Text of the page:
An early 18th-century cherry Bible box in its original dry surface with a carved pinwheel in the center of the lid and carved star in each corner stole the show when it went from an opening bid of $1000 to close at $11,000. Collector Cliff Stanton, phoning from Florida, bought it.
A painted red windup tin fire engine ladder truck with a driver and three other firemen on board, in its original finish, circa 1920, fetched the highest price for a toy in the auction, $2090.
A late 19th-century cast-iron horse-drawn sulky with driver in its original black, red, and silver paint, 7¾" x 5" x 2¼", earned $247.50.
A large double-handled maple burl bowl, possibly Iroquois, circa 1850, 22½" x 17½" x 9", with bottom repair, sold for $3850.
A 13½" x 23½" watercolor on paper of the steamer Dauntless, circa 1900, signed “P. Caronneau,” ex-collection Pierre Laplante, sold for $3575.
A cherry one-drawer lamp table with an inlaid rosette in the center, string inlay on the sides of the top, and banding inlay on the edge of the top and on the tapered legs, circa 1825, sold for $2420.
A walnut slant-top desk with dovetailed case, York County, Ontario, circa 1825, found a new home at $2475.
A pottery King Charles Spaniel in an allover white with brown highlights, Brownscombe pottery, 9½" x 7" x 3½", that Lambert purchased in the 1940’s, brought $1540.
Tim Potter Auction Services, Napanee, Ontario
All prices in Canadian funds
On the February 25 episode of PBS’s Market Warriors, Kevin Bruneau, John Bruno, Miller Gaffney, and Bene Raia, two male and two female “warriors” respectively, were each required to buy an antique toy at a 400-dealer outdoor show to resell at auction and make a profit.
“Condition is important,” Kevin Bruneau cautioned, and added that the toy market, popular as it is, runs hot and cold. Market Warrior host Mark Walberg also warned that older toys, such as a Shirley Temple doll, don’t necessarily appeal to a contemporary buyer who can’t relate to them. (Who was Shirley Temple?)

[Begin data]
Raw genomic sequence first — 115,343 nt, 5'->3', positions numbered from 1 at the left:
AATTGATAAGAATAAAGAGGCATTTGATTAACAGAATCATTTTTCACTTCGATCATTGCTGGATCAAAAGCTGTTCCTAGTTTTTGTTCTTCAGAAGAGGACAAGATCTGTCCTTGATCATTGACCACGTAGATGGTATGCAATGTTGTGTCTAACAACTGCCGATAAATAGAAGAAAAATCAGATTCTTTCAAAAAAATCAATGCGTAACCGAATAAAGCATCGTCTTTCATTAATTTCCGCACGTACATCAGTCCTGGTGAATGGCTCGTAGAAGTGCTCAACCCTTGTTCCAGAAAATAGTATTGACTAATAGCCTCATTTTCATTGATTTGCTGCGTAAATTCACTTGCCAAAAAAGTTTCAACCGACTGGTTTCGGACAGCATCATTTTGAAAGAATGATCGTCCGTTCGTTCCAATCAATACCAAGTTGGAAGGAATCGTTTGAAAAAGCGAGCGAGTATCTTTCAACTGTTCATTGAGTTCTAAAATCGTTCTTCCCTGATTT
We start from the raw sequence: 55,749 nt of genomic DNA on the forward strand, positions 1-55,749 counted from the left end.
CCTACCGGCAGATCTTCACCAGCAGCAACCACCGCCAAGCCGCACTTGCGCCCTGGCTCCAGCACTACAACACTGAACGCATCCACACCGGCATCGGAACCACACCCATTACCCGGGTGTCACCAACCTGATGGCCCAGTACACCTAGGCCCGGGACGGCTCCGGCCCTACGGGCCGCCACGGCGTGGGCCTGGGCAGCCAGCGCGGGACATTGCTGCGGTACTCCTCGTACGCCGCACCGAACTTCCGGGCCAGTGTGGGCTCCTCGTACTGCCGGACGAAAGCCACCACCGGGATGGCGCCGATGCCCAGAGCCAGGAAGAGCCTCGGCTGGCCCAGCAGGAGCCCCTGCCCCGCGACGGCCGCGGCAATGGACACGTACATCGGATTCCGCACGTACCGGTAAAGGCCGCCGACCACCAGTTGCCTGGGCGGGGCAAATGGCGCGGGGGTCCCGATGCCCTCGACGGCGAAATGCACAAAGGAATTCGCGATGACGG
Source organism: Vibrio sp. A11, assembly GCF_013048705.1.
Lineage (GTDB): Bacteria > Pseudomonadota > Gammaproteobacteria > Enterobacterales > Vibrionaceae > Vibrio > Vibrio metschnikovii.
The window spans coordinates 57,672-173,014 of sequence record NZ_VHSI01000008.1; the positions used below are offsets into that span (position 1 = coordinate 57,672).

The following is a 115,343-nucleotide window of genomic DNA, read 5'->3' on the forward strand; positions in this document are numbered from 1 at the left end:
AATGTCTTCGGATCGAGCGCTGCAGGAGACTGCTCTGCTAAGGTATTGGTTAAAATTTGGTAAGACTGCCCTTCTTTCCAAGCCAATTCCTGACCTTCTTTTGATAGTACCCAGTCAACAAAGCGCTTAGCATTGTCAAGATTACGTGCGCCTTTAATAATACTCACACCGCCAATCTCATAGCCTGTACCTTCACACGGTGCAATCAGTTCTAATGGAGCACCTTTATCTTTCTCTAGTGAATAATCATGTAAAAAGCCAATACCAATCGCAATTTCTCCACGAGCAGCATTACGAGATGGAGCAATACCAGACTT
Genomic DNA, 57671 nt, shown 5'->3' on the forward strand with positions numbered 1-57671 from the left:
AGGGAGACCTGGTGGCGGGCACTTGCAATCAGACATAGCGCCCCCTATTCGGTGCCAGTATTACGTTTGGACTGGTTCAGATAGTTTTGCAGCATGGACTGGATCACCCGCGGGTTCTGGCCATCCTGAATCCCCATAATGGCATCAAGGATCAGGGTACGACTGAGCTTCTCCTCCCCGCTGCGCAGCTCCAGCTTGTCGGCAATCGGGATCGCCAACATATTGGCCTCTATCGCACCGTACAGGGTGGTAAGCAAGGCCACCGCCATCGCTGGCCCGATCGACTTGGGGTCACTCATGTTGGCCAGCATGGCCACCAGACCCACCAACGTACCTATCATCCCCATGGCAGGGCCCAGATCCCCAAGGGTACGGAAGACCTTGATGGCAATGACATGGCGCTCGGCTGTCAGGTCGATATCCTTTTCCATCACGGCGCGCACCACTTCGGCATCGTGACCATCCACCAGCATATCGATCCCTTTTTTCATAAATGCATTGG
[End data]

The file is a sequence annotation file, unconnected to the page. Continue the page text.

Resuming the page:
Raia talked a dealer down to $85 for a tin litho windup tractor, which she sold at auction for $120. Gaffney bought a rare child’s pinball machine for $60 but earned only a $10 profit at auction.
Unfortunately, Bruneau and Bruno fared poorly. The latter bought a lineman truck for $125, to see it fetch only $80 at auction, while the former bought a Jet Roller Coaster from the 1950’s, also for $125, to see it plummet to $90 at auction.
Three toys graced the front cover, and one was on the back cover of the third Rob and Vi Lambert auction catalog. The sale was held March 23 in Napanee, Ontario. A Toonerville Trolley, 1922, by Fontaine Fox, made by H. Fischer and sold under the Nifty brand, in original red,
yellow-, and black-painted finish, rolled to $247.50 (with buyer’s premium). A painted windup tin fire engine ladder truck, circa 1920, with a driver and three other firemen on board, also in its original red-, yellow-, and black-painted finish with tires marked “Dunlop Cord,” clanged to $2090, selling to the son of Quebec dealer Gerard Bourguet, who sells Canadiana furniture in original paint and early folk art. A late 19th-century cast-iron horse-drawn sulky with driver, in its original black-, red-, and silver-painted finish, raced to $247.50. A late 19th-century well-handled pull toy horse of carved wood with a horsehair tail, a yellow and gray mottled beauty with red bridle and reins mounted on a base with pressed tin wheels, pranced to $220.
These four toys were some of the approximately 54 toys in the 374-lot sale, plus addenda, not to count the many marbles that could be included in the toy category.
Why toys? What was Rob Lambert’s fascination with antique toys?